The Fed’s Beige Book: We Read It So You Don’t Have To – Real Time Economics

Freighters and cargo containers sit idle at the Ports of Long Beach and Los Angeles as a backlog of more than 30 container ships sit anchored outside the Port in Los Angeles in February. The Federal Reserve said on Wednesday the port disputes affected shipping and business activity throughout the country.
Reuters

U.S. economic activity has continued to expand this year, but snowstorms in New England and a labor dispute at West Coast ports caused slowdowns in some parts of the country, according to the Federal Reserve’s latest survey of regional economic conditions.

Here are some of the anecdotes offered from the Fed’s 12 regional banks:

Delays at West Coast ports meant some ships were diverted to East Coast ports, according to the Richmond Fed and Atlanta Fed. In the Chicago region, shipping costs were higher when some firms “were forced to use alternate, more expensive supply routes.” In the Dallas region, “trucking firms said cargo volumes declined because of shipping disruptions at West Coast ports, while rail and small-parcel shipments increased in January, and were up year over year.” In western states, retailers with strong holiday sales “would have seen even larger volumes if not for delays receiving merchandise caused by labor disputes at West Coast ports.” The issue also “reduced agricultural exports, as perishable products such as fruits wasted away in storage containers waiting for shipment.”

• The Boston Fed reported businesses were “fairly upbeat this round, notwithstanding selective negative impacts from unseasonably severe weather in southern New England.” Some retailers pointed to strong sales of boots, coats and winter sporting goods. But one retailer said about 200 stores based on New England were closed for a few days because of the severe weather.

• In New York, “the inventory of available rentals has risen at the high end of the market—especially in Brooklyn—reflecting new development.”

• A transportation services analyst in the Philadelphia area said a boom in traffic is “approaching levels last attained during the prior expansion.”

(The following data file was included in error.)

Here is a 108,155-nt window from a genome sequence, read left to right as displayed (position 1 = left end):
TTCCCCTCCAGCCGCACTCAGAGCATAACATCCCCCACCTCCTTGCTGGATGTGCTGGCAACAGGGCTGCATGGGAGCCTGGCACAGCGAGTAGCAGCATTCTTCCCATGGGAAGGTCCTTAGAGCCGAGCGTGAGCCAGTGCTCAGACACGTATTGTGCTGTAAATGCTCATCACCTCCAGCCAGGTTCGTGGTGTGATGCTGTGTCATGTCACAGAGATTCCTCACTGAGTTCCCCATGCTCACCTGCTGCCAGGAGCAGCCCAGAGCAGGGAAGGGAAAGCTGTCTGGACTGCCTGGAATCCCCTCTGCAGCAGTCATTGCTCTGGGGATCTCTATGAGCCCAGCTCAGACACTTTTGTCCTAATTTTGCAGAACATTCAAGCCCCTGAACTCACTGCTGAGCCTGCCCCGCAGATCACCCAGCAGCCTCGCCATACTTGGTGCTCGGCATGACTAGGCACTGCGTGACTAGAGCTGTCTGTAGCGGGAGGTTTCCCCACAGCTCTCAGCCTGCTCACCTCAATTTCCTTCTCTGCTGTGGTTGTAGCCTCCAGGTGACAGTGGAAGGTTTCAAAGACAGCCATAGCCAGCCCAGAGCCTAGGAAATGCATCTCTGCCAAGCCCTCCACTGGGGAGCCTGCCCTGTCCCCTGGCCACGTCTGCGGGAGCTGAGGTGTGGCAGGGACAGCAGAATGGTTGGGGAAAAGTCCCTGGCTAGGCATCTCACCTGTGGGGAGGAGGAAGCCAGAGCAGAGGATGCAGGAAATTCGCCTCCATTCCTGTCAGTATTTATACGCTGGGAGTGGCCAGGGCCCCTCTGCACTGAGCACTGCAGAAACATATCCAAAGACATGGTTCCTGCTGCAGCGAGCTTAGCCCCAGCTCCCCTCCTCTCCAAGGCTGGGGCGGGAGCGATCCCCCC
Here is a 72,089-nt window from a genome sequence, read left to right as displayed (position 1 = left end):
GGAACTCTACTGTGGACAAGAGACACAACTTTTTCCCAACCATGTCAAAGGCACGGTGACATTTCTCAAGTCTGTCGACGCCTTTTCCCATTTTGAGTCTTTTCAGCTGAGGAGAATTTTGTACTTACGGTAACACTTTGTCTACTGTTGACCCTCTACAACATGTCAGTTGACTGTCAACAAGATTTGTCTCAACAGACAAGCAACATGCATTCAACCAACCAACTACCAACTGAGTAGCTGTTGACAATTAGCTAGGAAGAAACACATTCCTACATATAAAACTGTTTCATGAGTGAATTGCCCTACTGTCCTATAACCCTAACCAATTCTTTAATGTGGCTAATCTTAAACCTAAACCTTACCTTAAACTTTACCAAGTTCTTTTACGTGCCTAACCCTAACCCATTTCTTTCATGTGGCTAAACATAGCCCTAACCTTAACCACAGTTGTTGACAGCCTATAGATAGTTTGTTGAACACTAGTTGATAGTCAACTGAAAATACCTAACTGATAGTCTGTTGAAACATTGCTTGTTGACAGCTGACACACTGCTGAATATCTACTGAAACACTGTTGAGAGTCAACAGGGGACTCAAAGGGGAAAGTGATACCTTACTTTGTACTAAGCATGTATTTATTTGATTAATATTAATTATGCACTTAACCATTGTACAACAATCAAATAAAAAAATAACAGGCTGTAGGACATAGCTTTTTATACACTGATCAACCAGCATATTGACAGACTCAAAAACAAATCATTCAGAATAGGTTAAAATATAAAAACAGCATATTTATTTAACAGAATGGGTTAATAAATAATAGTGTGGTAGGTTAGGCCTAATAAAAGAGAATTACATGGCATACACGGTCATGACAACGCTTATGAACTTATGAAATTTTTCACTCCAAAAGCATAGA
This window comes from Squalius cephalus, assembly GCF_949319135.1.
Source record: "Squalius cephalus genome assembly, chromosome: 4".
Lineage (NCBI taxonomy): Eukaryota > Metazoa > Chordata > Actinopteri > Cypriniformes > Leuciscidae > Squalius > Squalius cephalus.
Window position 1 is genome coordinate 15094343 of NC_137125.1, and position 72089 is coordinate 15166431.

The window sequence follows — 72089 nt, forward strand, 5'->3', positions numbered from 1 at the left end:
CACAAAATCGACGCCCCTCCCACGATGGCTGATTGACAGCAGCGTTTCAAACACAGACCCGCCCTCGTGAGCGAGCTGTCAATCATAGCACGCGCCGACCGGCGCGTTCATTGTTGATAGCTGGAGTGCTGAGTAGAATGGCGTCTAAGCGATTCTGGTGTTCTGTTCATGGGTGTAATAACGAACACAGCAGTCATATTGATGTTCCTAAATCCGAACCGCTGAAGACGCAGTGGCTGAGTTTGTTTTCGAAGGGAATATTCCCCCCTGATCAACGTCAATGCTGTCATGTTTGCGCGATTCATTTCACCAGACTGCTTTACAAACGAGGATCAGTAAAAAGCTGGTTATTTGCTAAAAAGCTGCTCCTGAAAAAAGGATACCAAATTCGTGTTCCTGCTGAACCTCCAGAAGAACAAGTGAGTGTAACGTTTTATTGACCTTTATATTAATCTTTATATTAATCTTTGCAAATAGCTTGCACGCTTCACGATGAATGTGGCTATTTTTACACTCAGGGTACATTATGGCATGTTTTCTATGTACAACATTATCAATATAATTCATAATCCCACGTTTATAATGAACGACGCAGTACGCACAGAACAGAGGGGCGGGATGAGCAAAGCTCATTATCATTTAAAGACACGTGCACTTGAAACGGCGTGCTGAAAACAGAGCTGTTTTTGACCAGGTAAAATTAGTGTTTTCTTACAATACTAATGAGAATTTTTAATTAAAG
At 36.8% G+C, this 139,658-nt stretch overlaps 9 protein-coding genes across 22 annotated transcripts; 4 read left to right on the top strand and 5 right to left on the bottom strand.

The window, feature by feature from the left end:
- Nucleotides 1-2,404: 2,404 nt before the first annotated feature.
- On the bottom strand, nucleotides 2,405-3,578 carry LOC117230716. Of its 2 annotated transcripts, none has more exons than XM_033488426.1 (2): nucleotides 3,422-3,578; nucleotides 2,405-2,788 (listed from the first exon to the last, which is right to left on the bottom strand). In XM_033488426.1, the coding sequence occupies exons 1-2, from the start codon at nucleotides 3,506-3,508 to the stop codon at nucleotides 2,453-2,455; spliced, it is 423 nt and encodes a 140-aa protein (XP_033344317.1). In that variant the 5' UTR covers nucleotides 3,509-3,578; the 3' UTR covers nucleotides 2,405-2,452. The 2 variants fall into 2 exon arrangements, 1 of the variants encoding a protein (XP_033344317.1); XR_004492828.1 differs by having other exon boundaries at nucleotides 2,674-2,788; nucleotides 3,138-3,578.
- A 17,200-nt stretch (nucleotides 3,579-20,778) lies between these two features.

• “Significantly” lower gasoline prices have encouraged some in the Cleveland district to buy SUVs and trucks, with sales up by about 7 percentage points compared with last January.

• A producer of dental equipment in the Richmond, Va. area said “lower patient counts had resulted in reduced sales of his products per doctor.”

• In the Atlanta area, “casual dining establishments saw an uptick in volume as consumers seem to be trading up from fast food options.”

• “As the U.S. dollar strengthened relative to the Canadian dollar over the past few months, border crossings and related retail sales decreased,” the Minneapolis Fed said. Bridge crossings at the International Bridge in Sault Ste. Marie, Mich., were down 12% in December compared with a year earlier.

• In the Dallas region, “energy firms said they have halted hiring and started downsizing, with most expecting payrolls to decline in the first half of the year. Two firms in the retail sector said it was easier to find workers in areas near the oil fields.”

• After several years of culling their herds, Kansas City-area “cattle operators retained more replacement heifers compared with last year, indicating the potential for rebuilding herds in 2015.”

• 2015 is expected to be a “record year for sales” of commercial aircraft, the San Francisco Fed reported. That comes as budget challenges with the U.S. Department of Defense have “reduced new orders and diminished capacity utilization” in the defense aerospace industry.

• Travel and tourism to Southern California increased compared with the same period a year ago, particularly from international tourists. “Spending was strong in airport duty-free shops, despite the increase in the value of the dollar.”

 

Related reading:

Beige Book: Hiring and Consumer Spending Look Solid at Start of Year

 


 


for economic news and analysis

for central banking news and analysis


Get WSJ economic analysis delivered to your inbox:


Sign up for the WSJ’s Grand Central, a daily report on global central banking


Sign up for the Real Time Economics daily summary

If the article suppose to have a video or a photo gallery and it does not appear on your screen, please Click Here

4 March 2015 | 7:40 pm – Source: blogs.wsj.com

[ad_2]

Leave a Reply

Your email address will not be published.